﻿ 3.1 Like and unlike terms Project Shum Science for Kids

# Introduction

An expression consists of a number of variables. For example, $6a+9b-3c+9d$ has 4 terms, the first being $6a$, the second being $9b$, the third being $-3c$, the fourth being $9d$.

The coefficient of a variable is the numeral before the variable. For example, in: $6x$, the coefficient of $x$ is $6$.

Like terms have the same variables (alphabetic letter), however the coefficient (number in front) can be different.

“Agent P I have given you a mission to find all of the examples of the Unlike terms after you have found all the examples of the Like terms.” Major Monogram said.

“Yes siree!” Jamie responded in a Perry the Platypus costume , “here are all the examples of the Like terms MM:”

• x and 5x are like terms, with the repeating x unit
• 4abc and 9abc are like terms, with the repeating abc unit
• 3 and 2 are like terms, as they are numbers
• 1xyz and 4zxy are like terms, as they have repeating units xyz. It doesn’t matter that they are in different order, as multiplication is commutative, meaning ab=ba

“Thank you agent P now give me all the Unlike terms.” Major Monogram said gratefully.

“Okay.” Jamie replied.

Unlike terms have different variables, unlike like terms:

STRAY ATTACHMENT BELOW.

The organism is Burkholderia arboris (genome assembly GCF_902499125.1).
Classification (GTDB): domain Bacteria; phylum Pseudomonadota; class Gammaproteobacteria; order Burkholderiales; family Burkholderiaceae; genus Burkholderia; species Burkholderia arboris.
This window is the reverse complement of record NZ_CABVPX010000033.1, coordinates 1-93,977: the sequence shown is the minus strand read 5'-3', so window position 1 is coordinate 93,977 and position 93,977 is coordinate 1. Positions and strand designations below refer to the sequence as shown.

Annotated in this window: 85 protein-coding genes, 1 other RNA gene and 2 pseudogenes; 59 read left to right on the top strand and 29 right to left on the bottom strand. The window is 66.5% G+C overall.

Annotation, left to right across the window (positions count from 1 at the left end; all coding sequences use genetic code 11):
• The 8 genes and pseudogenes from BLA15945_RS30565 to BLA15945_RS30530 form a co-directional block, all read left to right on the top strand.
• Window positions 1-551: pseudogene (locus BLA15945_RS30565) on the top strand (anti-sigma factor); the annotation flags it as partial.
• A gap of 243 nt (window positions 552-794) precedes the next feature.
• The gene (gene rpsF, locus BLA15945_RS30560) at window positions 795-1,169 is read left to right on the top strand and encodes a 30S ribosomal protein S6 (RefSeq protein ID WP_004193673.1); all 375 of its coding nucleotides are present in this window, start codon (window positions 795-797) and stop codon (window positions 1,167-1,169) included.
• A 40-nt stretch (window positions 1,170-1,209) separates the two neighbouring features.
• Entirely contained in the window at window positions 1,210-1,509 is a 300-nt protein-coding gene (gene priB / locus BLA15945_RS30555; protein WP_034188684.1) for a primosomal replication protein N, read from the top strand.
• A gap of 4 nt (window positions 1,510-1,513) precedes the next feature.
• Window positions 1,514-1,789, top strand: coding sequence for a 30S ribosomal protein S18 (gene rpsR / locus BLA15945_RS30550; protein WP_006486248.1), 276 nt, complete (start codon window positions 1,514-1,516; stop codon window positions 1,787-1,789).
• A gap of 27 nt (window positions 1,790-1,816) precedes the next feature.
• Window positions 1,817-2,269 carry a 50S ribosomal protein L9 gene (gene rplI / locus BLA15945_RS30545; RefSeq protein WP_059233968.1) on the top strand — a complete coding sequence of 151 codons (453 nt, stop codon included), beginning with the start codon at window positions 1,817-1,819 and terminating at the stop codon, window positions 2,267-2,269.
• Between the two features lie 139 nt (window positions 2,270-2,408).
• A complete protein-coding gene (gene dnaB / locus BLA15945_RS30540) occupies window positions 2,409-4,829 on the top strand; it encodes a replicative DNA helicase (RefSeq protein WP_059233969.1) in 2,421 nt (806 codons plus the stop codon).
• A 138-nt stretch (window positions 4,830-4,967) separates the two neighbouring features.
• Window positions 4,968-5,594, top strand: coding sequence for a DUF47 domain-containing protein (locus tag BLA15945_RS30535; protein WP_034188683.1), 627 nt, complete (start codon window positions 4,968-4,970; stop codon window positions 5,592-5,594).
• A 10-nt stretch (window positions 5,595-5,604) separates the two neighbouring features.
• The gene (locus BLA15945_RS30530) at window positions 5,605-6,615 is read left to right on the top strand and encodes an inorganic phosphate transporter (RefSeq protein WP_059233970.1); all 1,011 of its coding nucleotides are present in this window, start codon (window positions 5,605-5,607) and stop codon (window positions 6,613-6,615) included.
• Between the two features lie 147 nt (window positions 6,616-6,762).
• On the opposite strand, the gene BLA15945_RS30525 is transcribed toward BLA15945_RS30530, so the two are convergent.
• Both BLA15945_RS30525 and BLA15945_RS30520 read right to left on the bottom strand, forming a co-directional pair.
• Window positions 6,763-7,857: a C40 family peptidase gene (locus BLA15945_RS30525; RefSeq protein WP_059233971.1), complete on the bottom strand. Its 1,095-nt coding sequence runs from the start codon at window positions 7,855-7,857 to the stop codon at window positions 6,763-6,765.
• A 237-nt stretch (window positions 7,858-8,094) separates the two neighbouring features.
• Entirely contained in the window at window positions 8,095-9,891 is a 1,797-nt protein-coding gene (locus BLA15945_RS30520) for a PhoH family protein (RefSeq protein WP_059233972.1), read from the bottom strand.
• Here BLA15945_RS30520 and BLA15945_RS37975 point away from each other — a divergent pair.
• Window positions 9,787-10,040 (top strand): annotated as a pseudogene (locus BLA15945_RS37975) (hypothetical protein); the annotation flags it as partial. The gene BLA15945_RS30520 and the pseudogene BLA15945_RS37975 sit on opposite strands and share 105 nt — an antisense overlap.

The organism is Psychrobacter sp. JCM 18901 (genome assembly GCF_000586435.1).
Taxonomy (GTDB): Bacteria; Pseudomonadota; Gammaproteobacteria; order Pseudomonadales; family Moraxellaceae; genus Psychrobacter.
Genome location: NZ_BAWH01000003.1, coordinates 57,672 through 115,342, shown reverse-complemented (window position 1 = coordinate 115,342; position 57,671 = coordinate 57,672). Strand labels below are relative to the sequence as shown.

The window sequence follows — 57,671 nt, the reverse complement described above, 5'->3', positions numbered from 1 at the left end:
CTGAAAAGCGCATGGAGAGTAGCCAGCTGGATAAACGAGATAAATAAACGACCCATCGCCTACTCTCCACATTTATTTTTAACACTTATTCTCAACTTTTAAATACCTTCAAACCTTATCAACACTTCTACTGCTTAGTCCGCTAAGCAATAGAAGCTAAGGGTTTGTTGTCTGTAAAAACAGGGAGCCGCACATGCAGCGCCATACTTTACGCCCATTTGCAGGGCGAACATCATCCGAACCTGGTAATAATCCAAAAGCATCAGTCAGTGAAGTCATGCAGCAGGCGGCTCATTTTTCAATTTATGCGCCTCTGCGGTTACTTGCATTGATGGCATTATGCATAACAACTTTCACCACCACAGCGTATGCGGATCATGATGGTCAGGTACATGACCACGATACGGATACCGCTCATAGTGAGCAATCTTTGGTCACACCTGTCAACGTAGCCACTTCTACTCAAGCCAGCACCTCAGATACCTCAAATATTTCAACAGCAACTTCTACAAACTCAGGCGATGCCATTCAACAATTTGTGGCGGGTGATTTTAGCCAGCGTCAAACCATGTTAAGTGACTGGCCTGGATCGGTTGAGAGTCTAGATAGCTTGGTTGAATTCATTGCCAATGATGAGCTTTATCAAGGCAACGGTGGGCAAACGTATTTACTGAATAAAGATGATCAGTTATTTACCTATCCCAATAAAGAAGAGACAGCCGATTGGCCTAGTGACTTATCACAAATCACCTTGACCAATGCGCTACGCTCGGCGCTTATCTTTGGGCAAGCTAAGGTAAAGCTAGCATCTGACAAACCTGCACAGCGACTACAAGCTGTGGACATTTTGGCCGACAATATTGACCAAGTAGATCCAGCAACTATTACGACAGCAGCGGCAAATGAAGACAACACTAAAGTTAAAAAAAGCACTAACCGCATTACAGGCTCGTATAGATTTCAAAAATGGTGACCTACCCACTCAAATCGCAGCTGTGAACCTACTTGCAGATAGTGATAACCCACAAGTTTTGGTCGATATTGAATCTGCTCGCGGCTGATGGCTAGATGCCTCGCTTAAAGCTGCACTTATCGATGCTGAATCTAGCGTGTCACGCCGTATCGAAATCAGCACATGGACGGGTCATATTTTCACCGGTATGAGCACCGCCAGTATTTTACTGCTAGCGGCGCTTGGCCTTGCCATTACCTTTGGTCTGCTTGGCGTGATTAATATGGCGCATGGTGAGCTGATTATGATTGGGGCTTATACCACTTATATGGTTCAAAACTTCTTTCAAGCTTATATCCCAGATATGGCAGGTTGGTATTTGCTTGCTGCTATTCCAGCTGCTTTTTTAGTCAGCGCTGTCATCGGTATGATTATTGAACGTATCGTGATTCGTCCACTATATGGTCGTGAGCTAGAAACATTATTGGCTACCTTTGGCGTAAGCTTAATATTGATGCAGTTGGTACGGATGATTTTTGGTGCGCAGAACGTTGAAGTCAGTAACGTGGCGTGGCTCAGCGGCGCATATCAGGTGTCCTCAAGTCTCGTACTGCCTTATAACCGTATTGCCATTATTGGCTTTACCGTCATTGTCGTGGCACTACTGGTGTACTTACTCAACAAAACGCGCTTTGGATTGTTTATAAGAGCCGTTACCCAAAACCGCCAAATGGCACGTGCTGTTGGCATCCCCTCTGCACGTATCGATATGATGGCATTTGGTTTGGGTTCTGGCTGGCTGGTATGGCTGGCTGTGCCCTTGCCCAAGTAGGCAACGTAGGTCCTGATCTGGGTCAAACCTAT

• x and y are unlike terms, as they have different variables x and y
• x and 3 are unlike terms, because one is a variable (with x) and the other is a constant
• 7a and 7b are unlike terms, as they have different variables a and b
• 3ab and 3ad are unlike terms, as they have different variables ab and ad
• 8abc and 8abd are unlike terms, as they have different variables abc and abd

“Well done agent P see you once I give you a new mission to complete but for now goodbye!” Major Monogram said happily.

“You’re welcome boss ” Jamie said  feeling satisfied.

# Simplifying like terms

Expressions can be simplified by adding like terms together. Although you can add apples together, you can’t add an apple and an orange together.

Wheneverthere’s a single letter like a,remember that there’s always an invisible 1 in front of it. However, remember that it is only when the letter is by itself (without a number). For example, $a=1a$. Note that this does NOT mean $6a=6+1a$. Because there is a number in front of it, there is no longer an invisible 1. This idea is similar to English, where we say “would you like an apple?”, but we don’t say “would you like 1 apple?”

For example, $a+6a=1a+6a=7a$

Another example, $a+3+9a=1a+3+9a=10a+3$

Another example, $4a+9b+b+a=4a+1a+9b+1b=5a+10b$

Another example, $ab+11bcd-5cbd+7d=1ab+11bcd-5bcd+7d=1ab+6bcd+7d$

Another example, $xy+xz=xy+xz$. These cannot be added together because the letters are NOT similar.

# Collecting like terms

Because you can only add like terms together, its useful to group like terms together.

For example, $(10x*3z)+(4*x)+(8x*9z)+(7*x)=20xz+72xz+7x+4x=92xz+11x$

“Hey! I always see brackets when I read stories: (he was asleep in his bed). ,” Mandy said suprisingly ,”Does that mean ‘d’ multiply the ‘full stop’?”

“No! Thats english not Maths haha,” Jamie laughed, “you nearly got tricked there Mandy.”